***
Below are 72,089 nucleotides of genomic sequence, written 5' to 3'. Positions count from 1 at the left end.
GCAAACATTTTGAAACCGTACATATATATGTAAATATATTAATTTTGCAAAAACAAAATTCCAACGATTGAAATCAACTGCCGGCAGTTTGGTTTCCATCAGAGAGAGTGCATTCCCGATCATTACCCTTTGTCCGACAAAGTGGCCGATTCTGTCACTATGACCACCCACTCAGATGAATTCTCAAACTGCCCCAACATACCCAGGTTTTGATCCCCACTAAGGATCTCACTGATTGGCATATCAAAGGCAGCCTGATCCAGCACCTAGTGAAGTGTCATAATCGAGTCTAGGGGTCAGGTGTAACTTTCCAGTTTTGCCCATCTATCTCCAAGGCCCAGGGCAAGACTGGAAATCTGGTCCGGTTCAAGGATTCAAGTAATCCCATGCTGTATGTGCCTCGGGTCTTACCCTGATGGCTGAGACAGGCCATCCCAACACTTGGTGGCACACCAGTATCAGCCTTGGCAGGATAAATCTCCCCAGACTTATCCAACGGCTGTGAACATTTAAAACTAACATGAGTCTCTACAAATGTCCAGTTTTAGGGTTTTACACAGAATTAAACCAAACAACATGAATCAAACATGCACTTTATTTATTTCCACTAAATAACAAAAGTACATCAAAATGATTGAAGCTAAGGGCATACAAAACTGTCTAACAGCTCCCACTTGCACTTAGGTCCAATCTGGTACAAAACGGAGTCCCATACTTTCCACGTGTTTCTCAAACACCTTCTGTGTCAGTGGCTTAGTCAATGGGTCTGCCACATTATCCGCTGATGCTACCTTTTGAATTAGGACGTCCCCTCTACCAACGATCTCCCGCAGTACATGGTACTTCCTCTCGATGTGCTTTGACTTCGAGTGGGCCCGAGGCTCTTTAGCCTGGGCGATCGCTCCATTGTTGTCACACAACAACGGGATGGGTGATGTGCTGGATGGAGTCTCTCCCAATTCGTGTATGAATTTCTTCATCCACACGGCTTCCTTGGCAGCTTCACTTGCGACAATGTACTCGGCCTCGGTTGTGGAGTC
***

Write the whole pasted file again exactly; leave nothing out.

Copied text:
Below are 72,089 nucleotides of genomic sequence, written 5' to 3'. Positions count from 1 at the left end.
GCAAACATTTTGAAACCGTACATATATATGTAAATATATTAATTTTGCAAAAACAAAATTCCAACGATTGAAATCAACTGCCGGCAGTTTGGTTTCCATCAGAGAGAGTGCATTCCCGATCATTACCCTTTGTCCGACAAAGTGGCCGATTCTGTCACTATGACCACCCACTCAGATGAATTCTCAAACTGCCCCAACATACCCAGGTTTTGATCCCCACTAAGGATCTCACTGATTGGCATATCAAAGGCAGCCTGATCCAGCACCTAGTGAAGTGTCATAATCGAGTCTAGGGGTCAGGTGTAACTTTCCAGTTTTGCCCATCTATCTCCAAGGCCCAGGGCAAGACTGGAAATCTGGTCCGGTTCAAGGATTCAAGTAATCCCATGCTGTATGTGCCTCGGGTCTTACCCTGATGGCTGAGACAGGCCATCCCAACACTTGGTGGCACACCAGTATCAGCCTTGGCAGGATAAATCTCCCCAGACTTATCCAACGGCTGTGAACATTTAAAACTAACATGAGTCTCTACAAATGTCCAGTTTTAGGGTTTTACACAGAATTAAACCAAACAACATGAATCAAACATGCACTTTATTTATTTCCACTAAATAACAAAAGTACATCAAAATGATTGAAGCTAAGGGCATACAAAACTGTCTAACAGCTCCCACTTGCACTTAGGTCCAATCTGGTACAAAACGGAGTCCCATACTTTCCACGTGTTTCTCAAACACCTTCTGTGTCAGTGGCTTAGTCAATGGGTCTGCCACATTATCCGCTGATGCTACCTTTTGAATTAGGACGTCCCCTCTACCAACGATCTCCCGCAGTACATGGTACTTCCTCTCGATGTGCTTTGACTTCGAGTGGGCCCGAGGCTCTTTAGCCTGGGCGATCGCTCCATTGTTGTCACACAACAACGGGATGGGTGATGTGCTGGATGGAGTCTCTCCCAATTCGTGTATGAATTTCTTCATCCACACGGCTTCCTTGGCAGCTTCACTTGCGACAATGTACTCGGCCTCGGTTGTGGAGTC